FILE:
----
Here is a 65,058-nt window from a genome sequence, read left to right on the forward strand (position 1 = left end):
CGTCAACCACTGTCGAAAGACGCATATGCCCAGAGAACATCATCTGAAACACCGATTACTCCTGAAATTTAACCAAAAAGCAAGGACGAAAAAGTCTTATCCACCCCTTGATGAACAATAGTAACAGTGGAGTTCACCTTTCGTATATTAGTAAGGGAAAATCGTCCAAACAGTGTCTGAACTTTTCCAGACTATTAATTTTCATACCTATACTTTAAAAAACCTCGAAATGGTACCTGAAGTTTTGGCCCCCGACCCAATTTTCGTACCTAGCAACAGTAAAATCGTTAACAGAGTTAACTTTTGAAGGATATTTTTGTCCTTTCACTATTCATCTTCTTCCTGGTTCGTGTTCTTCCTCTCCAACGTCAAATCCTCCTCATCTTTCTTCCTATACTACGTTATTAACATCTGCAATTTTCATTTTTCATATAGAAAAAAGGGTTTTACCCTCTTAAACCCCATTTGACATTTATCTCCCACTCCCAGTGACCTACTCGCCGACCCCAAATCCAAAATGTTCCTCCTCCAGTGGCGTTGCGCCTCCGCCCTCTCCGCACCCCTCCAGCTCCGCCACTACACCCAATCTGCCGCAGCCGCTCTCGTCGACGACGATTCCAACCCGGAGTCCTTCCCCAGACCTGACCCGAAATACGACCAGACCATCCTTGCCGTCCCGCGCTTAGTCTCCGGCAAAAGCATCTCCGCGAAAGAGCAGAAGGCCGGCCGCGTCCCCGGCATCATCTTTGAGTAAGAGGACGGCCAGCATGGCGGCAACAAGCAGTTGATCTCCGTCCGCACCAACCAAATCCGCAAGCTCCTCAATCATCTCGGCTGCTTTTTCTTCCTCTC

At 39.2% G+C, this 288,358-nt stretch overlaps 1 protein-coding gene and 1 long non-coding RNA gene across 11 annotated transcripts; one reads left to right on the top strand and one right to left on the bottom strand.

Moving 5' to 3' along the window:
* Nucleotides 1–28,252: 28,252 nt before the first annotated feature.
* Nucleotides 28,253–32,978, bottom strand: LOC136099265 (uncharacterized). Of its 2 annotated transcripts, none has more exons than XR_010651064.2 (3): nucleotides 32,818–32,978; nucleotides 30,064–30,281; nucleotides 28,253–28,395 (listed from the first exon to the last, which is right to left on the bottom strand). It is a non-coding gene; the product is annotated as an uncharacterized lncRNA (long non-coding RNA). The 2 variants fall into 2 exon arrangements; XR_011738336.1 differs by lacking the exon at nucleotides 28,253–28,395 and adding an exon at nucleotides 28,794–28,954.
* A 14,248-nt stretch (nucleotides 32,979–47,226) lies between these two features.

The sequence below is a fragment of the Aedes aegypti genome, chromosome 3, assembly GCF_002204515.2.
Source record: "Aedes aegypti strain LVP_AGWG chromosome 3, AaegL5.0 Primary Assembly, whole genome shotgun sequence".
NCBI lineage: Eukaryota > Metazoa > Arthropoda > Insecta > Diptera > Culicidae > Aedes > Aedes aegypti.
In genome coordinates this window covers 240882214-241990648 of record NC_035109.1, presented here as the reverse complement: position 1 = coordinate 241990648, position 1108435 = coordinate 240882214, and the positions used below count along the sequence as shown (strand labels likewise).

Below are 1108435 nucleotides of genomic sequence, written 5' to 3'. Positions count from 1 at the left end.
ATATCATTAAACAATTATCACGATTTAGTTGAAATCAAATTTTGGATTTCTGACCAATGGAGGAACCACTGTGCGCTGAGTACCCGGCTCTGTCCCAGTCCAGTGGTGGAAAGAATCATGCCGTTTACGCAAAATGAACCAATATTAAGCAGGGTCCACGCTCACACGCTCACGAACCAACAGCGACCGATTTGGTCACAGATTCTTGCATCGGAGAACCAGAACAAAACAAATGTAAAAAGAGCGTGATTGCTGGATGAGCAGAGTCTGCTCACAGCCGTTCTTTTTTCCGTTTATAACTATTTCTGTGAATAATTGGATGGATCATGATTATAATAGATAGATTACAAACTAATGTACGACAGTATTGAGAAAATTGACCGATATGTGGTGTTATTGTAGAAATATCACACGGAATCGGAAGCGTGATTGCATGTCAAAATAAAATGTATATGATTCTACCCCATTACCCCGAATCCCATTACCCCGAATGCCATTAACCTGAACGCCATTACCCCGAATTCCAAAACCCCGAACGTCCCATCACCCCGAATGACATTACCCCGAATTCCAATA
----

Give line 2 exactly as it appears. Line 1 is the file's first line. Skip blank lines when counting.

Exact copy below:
CGTCAACCACTGTCGAAAGACGCATATGCCCAGAGAACATCATCTGAAACACCGATTACTCCTGAAATTTAACCAAAAAGCAAGGACGAAAAAGTCTTATCCACCCCTTGATGAACAATAGTAACAGTGGAGTTCACCTTTCGTATATTAGTAAGGGAAAATCGTCCAAACAGTGTCTGAACTTTTCCAGACTATTAATTTTCATACCTATACTTTAAAAAACCTCGAAATGGTACCTGAAGTTTTGGCCCCCGACCCAATTTTCGTACCTAGCAACAGTAAAATCGTTAACAGAGTTAACTTTTGAAGGATATTTTTGTCCTTTCACTATTCATCTTCTTCCTGGTTCGTGTTCTTCCTCTCCAACGTCAAATCCTCCTCATCTTTCTTCCTATACTACGTTATTAACATCTGCAATTTTCATTTTTCATATAGAAAAAAGGGTTTTACCCTCTTAAACCCCATTTGACATTTATCTCCCACTCCCAGTGACCTACTCGCCGACCCCAAATCCAAAATGTTCCTCCTCCAGTGGCGTTGCGCCTCCGCCCTCTCCGCACCCCTCCAGCTCCGCCACTACACCCAATCTGCCGCAGCCGCTCTCGTCGACGACGATTCCAACCCGGAGTCCTTCCCCAGACCTGACCCGAAATACGACCAGACCATCCTTGCCGTCCCGCGCTTAGTCTCCGGCAAAAGCATCTCCGCGAAAGAGCAGAAGGCCGGCCGCGTCCCCGGCATCATCTTTGAGTAAGAGGACGGCCAGCATGGCGGCAACAAGCAGTTGATCTCCGTCCGCACCAACCAAATCCGCAAGCTCCTCAATCATCTCGGCTGCTTTTTCTTCCTCTC